Friday, March 4, 2011

Bitter Mellon

Frances, a Chinese-American student at an academically competitive school in San Francisco, has always had it drilled into her to be obedient to her mother and to be a straight-A student so that she can go to Med school. But is being a doctor what she wants? It has never even occurred to Frances to question her own feelings and desires until she accidentally winds up in speech class and finds herself with a hidden talent. Does she dare to challenge the mother who has sacrificed everything for her? Set in the 1980s.

Beth says 4 Stars...

I found this book rather fascinating and disturbing at the same time. I can only liken the relationship between Francis and her mother to a train wreck; I both wanted to and couldn't look away. The setting of the book was fine, but not that astounding. Although the apartment where Francis lived became relatively well described, most of the actual scenery wasn't terribly well defined. I found it interesting as well that I couldn't tell the time period when the book took place. In fact, if I hadn't read that it was set in the '80s I honestly would have assumed it was meant to be contemporary. I have yet to decide if this is a good or bad thing, because although it allows for a closer connection with readers it shows a lack of definition which could spell trouble in another novel. I will say that it didn't harm the book, but just should be something to keep in mind for future books. The plot did wander more than a bit, but a good bit of that was Francis attempting to figure out what she wanted to do. A highly linear narrative would have made the story feel contrived and pained.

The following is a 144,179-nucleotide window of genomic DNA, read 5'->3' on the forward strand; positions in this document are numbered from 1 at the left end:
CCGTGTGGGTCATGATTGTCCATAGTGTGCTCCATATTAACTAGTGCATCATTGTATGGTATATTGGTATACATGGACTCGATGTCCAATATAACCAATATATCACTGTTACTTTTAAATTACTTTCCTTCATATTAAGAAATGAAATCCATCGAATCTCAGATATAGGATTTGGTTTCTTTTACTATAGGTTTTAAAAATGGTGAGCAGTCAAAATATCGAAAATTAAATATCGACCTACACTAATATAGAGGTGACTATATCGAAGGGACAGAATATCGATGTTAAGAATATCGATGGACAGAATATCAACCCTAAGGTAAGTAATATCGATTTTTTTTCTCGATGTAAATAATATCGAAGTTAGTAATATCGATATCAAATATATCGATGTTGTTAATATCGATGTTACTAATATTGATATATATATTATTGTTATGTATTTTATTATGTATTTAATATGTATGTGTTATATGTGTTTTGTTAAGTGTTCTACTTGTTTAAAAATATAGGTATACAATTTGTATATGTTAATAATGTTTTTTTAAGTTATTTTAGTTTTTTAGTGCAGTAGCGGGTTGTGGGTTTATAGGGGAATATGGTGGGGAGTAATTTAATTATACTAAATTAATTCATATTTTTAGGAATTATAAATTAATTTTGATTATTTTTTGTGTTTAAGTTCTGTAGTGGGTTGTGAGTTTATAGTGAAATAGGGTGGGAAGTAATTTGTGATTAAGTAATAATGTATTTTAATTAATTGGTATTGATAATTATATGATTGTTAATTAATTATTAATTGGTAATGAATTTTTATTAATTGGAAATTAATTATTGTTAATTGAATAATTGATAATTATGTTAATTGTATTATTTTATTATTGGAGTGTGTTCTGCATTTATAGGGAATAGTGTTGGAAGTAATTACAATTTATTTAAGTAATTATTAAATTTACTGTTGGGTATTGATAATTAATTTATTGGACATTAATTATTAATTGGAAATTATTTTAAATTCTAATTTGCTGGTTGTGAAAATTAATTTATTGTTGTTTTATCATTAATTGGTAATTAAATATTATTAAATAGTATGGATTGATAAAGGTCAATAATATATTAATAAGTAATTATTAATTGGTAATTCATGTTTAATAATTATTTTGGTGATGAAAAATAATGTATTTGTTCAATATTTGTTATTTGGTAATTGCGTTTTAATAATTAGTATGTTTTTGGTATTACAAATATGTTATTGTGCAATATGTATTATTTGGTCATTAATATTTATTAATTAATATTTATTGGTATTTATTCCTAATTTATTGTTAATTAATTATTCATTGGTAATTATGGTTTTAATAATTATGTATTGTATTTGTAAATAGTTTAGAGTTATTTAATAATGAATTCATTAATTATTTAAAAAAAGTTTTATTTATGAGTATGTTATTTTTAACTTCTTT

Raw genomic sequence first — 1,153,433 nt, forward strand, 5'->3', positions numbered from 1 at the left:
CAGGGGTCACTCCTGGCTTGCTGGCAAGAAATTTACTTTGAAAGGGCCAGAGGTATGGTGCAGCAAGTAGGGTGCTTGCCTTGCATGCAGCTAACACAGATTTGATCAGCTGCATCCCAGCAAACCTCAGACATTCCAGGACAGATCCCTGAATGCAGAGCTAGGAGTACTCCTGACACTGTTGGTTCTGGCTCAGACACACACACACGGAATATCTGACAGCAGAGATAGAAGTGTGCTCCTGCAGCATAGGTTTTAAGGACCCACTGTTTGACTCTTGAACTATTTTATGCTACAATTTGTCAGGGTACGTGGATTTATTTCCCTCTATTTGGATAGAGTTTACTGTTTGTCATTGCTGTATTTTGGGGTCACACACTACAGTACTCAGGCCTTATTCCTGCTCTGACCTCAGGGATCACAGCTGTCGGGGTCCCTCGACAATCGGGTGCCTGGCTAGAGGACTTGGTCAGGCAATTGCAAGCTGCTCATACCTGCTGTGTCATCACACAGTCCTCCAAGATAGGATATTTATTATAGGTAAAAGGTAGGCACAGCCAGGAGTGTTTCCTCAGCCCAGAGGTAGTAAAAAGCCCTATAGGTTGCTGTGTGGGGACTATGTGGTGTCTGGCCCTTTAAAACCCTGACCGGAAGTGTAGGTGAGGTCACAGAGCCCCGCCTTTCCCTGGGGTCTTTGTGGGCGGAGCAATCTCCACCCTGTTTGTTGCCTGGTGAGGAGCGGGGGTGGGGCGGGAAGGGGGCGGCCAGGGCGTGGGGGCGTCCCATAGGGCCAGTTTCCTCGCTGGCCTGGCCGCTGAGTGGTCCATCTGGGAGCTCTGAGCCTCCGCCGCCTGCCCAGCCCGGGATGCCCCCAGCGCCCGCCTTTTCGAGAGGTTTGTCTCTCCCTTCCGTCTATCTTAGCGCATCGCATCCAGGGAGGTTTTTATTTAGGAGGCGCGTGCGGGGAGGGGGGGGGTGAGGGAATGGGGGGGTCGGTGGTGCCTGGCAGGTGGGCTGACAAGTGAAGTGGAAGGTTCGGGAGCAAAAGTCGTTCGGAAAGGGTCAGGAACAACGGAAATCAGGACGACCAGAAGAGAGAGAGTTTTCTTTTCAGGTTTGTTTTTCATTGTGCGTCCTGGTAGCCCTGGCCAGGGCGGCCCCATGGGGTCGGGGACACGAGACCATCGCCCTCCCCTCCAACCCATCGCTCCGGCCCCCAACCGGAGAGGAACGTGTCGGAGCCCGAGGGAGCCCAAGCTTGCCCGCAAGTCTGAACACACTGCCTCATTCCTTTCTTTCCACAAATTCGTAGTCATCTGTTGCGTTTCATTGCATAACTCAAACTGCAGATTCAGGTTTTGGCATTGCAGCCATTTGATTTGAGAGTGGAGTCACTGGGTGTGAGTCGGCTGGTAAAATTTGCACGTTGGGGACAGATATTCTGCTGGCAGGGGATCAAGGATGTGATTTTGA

Francis by herself could pass for a respectable character. She did have some depth and didn't fall flat, which counts. The meat of the story was in both her process of self discovery and in the changes in her relationship with her mother. I must say that I couldn't believe that a mother could treat her daughter so harshly. From my perspective it really felt more than slightly abusive. I really hope that this is a case where reality becomes embellished for the sake of a narrative, because if not then that sort of maternal behavior poses a problem. I will say that it made me appreciate my parents all the more for not trying to run my fate. There have always been parameters set, but nothing so blatant as choosing a career for me. I pitied both Francis and her mother because even though they did everything for one another, they had no emotional closeness. All of the other characters merely circled around the two of them in some way, shape or form.

This book surprised me in many ways, both good and bad. I was shocked at the central relationship of the book and how brutal it was. However, I got sucked into the novel and just kept reading it once I picked it up. Also, the cover is fantastic. It's striking and not ordinary in the slightest, which sums up this novel.
Book from Publisher


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